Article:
It has been a busy and momentous few months for Romelu Lukaku. He was instrumental in Belgium's advance to the World Cup semifinals, scoring four times and being hailed by Roberto Martinez, his national team's manager, as the "perfect" striker for his country.
His two against Burnley in Manchester United's 2-0 victory have given him three goals in four Premier League games. It was a match that also saw him draw level with the Premier League tally of Didier Drogba -- 104 goals, an amount that he achieved 30 matches quicker than the legendary Chelsea forward. He is still only 25 and his goal-scoring feats already look set to keep him in the history books.
And yet, and yet, the questions still persist.
How can there be any doubts over Lukaku's quality? Well, an alternative view is that he has already cost them at least one victory so far this season. When the game was scoreless against both Brighton and Tottenham, Lukaku missed two eminently presentable opportunities that would have changed the direction of the game. In both cases, United's opponents capitalised on Lukaku's profligacy to take the lead.
Lukaku is often compared to either Drogba or Ruud van Nistelrooy, but the truth is that he is not yet quite like either. Drogba was a player who frequently scored from distance and who was a relentlessly physical presence, whereas Lukaku's key strength lies in his ability to evade contact -- to disappear from his marker's radar in a crowded penalty area. Lukaku's game is actually more similar to that of Van Nistelrooy, in terms of his movement and the positions from which he scores, yet the one thing that marks the Dutchman apart from Lukaku is his consistent ruthlessness in front of goal. When it comes to that,Van Nistelrooy is uniquely brutal.
Lukaku has faced similar accusations his career -- that he is not at his best in big matches, that he cannot score when his goals are most needed. He could fairly argue there is far more to his game than gracing the scoresheet. Against Japan at the World Cup, having missed a clear header earlier in the game, he was instrumental in Nacer Chadli's late winner; against Brazil in the quarterfinal, he laid on Kevin de Bruyne's goal with a superb assist. Yet Lukaku knows that his playmaking is not the primary criterion on which he can and should be judged. To that extent, he must improve.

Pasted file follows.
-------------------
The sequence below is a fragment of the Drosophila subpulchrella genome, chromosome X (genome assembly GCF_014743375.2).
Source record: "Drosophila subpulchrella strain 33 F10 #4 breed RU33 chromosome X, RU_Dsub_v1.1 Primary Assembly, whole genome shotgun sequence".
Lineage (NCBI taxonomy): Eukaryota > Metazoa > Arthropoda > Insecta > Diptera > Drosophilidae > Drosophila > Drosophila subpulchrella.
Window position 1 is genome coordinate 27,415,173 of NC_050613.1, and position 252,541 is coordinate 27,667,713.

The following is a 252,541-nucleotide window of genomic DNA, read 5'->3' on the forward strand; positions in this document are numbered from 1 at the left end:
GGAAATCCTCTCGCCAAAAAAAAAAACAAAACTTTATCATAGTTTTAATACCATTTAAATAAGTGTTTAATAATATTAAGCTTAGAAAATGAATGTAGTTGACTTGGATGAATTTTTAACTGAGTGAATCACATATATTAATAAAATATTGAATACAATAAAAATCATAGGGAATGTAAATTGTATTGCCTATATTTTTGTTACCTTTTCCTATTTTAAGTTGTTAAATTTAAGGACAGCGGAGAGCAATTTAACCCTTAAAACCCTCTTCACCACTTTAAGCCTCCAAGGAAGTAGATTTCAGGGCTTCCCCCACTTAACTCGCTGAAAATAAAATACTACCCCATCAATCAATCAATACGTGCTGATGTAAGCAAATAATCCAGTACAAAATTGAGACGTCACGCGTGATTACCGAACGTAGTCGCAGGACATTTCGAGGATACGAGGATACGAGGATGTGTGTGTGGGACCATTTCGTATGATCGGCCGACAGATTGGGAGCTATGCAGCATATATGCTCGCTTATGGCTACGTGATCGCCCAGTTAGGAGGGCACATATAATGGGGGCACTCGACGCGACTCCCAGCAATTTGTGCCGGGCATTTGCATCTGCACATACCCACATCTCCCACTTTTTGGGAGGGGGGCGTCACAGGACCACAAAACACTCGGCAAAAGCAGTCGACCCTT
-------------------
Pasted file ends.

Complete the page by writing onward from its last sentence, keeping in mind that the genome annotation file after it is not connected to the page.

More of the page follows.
The positive thing is that Lukaku works to develop his game like few other professionals. He was told upon his departure from Everton that his hold-up play needed work, and now it is generally one of the stronger aspects of his performances. Several pundits criticised his movement, and he improved that to the extent that he provided some of United's assists in their biggest games last season -- away at Arsenal and at home against Chelsea. If any leading forward is willing to keep learning, it is him.
Lukaku is partly in the spotlight because his teammates are not scoring freely, which puts more pressure on his own performances. Unlike, say, Liverpool -- who can call upon Sadio Mane, Roberto Firmino and Mohamed Salah -- there are not two other players he can yet call upon to be a consistent goal threat. Salah, for example, has not had the sharpest start to his season, but has still been an integral part of Liverpool's bullish opening since he can take second fiddle to Mane and Firmino. Lukaku does not have that option, and that is something to which he has long become accustomed.
The good news for him is that there is no shortage of fixtures in which he can prove this decisiveness in the final third, especially with United having just been drawn against Juventus in the Champions League. Perhaps there is also a sense in which it took him some time to get back into the rhythm of the Premier League, after such a rewarding yet grueling summer. He wouldn't be the only footballer to return to his club from national duty with a hint of fatigue.
Whatever the case, it is a pressing moment for United to begin picking up points, and for Lukaku to produce his finest form yet. With two wins and two losses from four Premier League games, the Belgium forward can do what elite strikers do for all the very best sides -- help them win the games that they do not deserve to, having played badly. That, and only that, is the true hallmark of champions.